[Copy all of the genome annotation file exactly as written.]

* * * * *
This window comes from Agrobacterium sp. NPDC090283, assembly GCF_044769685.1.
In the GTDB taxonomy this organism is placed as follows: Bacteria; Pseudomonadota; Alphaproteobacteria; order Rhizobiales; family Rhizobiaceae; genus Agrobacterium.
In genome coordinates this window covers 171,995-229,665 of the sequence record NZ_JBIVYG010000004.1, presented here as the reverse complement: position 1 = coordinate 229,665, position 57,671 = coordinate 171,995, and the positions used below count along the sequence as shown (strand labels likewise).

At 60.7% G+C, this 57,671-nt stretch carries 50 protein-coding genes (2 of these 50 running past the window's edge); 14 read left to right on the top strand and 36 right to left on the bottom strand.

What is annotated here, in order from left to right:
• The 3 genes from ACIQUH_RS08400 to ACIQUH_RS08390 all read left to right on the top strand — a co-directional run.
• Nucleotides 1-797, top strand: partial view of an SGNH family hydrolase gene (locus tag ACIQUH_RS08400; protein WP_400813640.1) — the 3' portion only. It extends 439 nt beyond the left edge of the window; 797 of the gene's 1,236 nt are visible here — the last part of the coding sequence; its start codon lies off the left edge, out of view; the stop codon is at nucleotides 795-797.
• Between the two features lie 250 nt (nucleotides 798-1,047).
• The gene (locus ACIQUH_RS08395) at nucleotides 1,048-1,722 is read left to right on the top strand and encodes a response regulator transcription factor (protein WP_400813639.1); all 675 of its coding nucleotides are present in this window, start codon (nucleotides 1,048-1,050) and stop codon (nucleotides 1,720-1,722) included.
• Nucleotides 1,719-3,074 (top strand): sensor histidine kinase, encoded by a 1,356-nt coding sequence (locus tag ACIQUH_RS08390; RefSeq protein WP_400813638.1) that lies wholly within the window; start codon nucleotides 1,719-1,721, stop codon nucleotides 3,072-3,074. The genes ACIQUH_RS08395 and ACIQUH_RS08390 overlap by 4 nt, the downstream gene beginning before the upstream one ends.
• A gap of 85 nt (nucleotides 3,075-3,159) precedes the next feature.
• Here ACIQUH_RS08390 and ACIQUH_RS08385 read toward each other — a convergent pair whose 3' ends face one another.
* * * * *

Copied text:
This window comes from Agrobacterium sp. NPDC090283, assembly GCF_044769685.1.
In the GTDB taxonomy this organism is placed as follows: Bacteria; Pseudomonadota; Alphaproteobacteria; order Rhizobiales; family Rhizobiaceae; genus Agrobacterium.
In genome coordinates this window covers 171,995-229,665 of the sequence record NZ_JBIVYG010000004.1, presented here as the reverse complement: position 1 = coordinate 229,665, position 57,671 = coordinate 171,995, and the positions used below count along the sequence as shown (strand labels likewise).

At 60.7% G+C, this 57,671-nt stretch carries 50 protein-coding genes (2 of these 50 running past the window's edge); 14 read left to right on the top strand and 36 right to left on the bottom strand.

What is annotated here, in order from left to right:
• The 3 genes from ACIQUH_RS08400 to ACIQUH_RS08390 all read left to right on the top strand — a co-directional run.
• Nucleotides 1-797, top strand: partial view of an SGNH family hydrolase gene (locus tag ACIQUH_RS08400; protein WP_400813640.1) — the 3' portion only. It extends 439 nt beyond the left edge of the window; 797 of the gene's 1,236 nt are visible here — the last part of the coding sequence; its start codon lies off the left edge, out of view; the stop codon is at nucleotides 795-797.
• Between the two features lie 250 nt (nucleotides 798-1,047).
• The gene (locus ACIQUH_RS08395) at nucleotides 1,048-1,722 is read left to right on the top strand and encodes a response regulator transcription factor (protein WP_400813639.1); all 675 of its coding nucleotides are present in this window, start codon (nucleotides 1,048-1,050) and stop codon (nucleotides 1,720-1,722) included.
• Nucleotides 1,719-3,074 (top strand): sensor histidine kinase, encoded by a 1,356-nt coding sequence (locus tag ACIQUH_RS08390; RefSeq protein WP_400813638.1) that lies wholly within the window; start codon nucleotides 1,719-1,721, stop codon nucleotides 3,072-3,074. The genes ACIQUH_RS08395 and ACIQUH_RS08390 overlap by 4 nt, the downstream gene beginning before the upstream one ends.
• A gap of 85 nt (nucleotides 3,075-3,159) precedes the next feature.
• Here ACIQUH_RS08390 and ACIQUH_RS08385 read toward each other — a convergent pair whose 3' ends face one another.